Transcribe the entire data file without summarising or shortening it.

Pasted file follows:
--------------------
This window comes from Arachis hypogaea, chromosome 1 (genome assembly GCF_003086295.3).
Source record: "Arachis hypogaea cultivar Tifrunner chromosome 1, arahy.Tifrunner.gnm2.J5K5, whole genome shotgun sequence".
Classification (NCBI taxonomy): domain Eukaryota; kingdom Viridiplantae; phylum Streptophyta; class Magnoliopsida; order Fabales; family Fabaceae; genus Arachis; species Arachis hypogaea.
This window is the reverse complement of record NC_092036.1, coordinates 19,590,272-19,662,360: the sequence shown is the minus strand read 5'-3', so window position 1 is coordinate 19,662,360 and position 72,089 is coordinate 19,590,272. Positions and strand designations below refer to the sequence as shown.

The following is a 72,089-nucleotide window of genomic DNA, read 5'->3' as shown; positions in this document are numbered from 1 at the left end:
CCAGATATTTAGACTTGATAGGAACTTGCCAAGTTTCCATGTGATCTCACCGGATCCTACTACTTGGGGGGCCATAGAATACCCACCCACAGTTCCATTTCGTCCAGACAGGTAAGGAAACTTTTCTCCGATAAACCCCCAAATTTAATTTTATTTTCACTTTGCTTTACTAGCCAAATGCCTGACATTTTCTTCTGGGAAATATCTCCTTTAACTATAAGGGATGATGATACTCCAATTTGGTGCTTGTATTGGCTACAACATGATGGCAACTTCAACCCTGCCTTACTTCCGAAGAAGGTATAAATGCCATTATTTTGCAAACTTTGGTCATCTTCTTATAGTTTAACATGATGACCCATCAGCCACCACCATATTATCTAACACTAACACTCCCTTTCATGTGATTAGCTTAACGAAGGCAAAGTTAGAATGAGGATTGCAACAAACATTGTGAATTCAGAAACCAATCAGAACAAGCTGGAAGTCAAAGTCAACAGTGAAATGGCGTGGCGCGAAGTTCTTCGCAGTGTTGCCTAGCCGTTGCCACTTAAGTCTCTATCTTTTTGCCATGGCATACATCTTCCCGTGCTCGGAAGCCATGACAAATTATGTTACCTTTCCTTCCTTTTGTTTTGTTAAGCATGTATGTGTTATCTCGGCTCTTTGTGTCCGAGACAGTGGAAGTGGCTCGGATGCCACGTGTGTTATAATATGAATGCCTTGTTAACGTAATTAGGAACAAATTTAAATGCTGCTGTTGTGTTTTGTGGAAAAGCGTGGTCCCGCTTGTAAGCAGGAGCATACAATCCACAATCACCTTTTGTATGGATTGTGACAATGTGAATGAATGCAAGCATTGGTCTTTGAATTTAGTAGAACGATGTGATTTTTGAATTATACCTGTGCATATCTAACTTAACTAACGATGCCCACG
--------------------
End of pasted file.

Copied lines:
This window comes from Arachis hypogaea, chromosome 1 (genome assembly GCF_003086295.3).
Source record: "Arachis hypogaea cultivar Tifrunner chromosome 1, arahy.Tifrunner.gnm2.J5K5, whole genome shotgun sequence".
Classification (NCBI taxonomy): domain Eukaryota; kingdom Viridiplantae; phylum Streptophyta; class Magnoliopsida; order Fabales; family Fabaceae; genus Arachis; species Arachis hypogaea.
This window is the reverse complement of record NC_092036.1, coordinates 19,590,272-19,662,360: the sequence shown is the minus strand read 5'-3', so window position 1 is coordinate 19,662,360 and position 72,089 is coordinate 19,590,272. Positions and strand designations below refer to the sequence as shown.

The following is a 72,089-nucleotide window of genomic DNA, read 5'->3' as shown; positions in this document are numbered from 1 at the left end:
CCAGATATTTAGACTTGATAGGAACTTGCCAAGTTTCCATGTGATCTCACCGGATCCTACTACTTGGGGGGCCATAGAATACCCACCCACAGTTCCATTTCGTCCAGACAGGTAAGGAAACTTTTCTCCGATAAACCCCCAAATTTAATTTTATTTTCACTTTGCTTTACTAGCCAAATGCCTGACATTTTCTTCTGGGAAATATCTCCTTTAACTATAAGGGATGATGATACTCCAATTTGGTGCTTGTATTGGCTACAACATGATGGCAACTTCAACCCTGCCTTACTTCCGAAGAAGGTATAAATGCCATTATTTTGCAAACTTTGGTCATCTTCTTATAGTTTAACATGATGACCCATCAGCCACCACCATATTATCTAACACTAACACTCCCTTTCATGTGATTAGCTTAACGAAGGCAAAGTTAGAATGAGGATTGCAACAAACATTGTGAATTCAGAAACCAATCAGAACAAGCTGGAAGTCAAAGTCAACAGTGAAATGGCGTGGCGCGAAGTTCTTCGCAGTGTTGCCTAGCCGTTGCCACTTAAGTCTCTATCTTTTTGCCATGGCATACATCTTCCCGTGCTCGGAAGCCATGACAAATTATGTTACCTTTCCTTCCTTTTGTTTTGTTAAGCATGTATGTGTTATCTCGGCTCTTTGTGTCCGAGACAGTGGAAGTGGCTCGGATGCCACGTGTGTTATAATATGAATGCCTTGTTAACGTAATTAGGAACAAATTTAAATGCTGCTGTTGTGTTTTGTGGAAAAGCGTGGTCCCGCTTGTAAGCAGGAGCATACAATCCACAATCACCTTTTGTATGGATTGTGACAATGTGAATGAATGCAAGCATTGGTCTTTGAATTTAGTAGAACGATGTGATTTTTGAATTATACCTGTGCATATCTAACTTAACTAACGATGCCCACG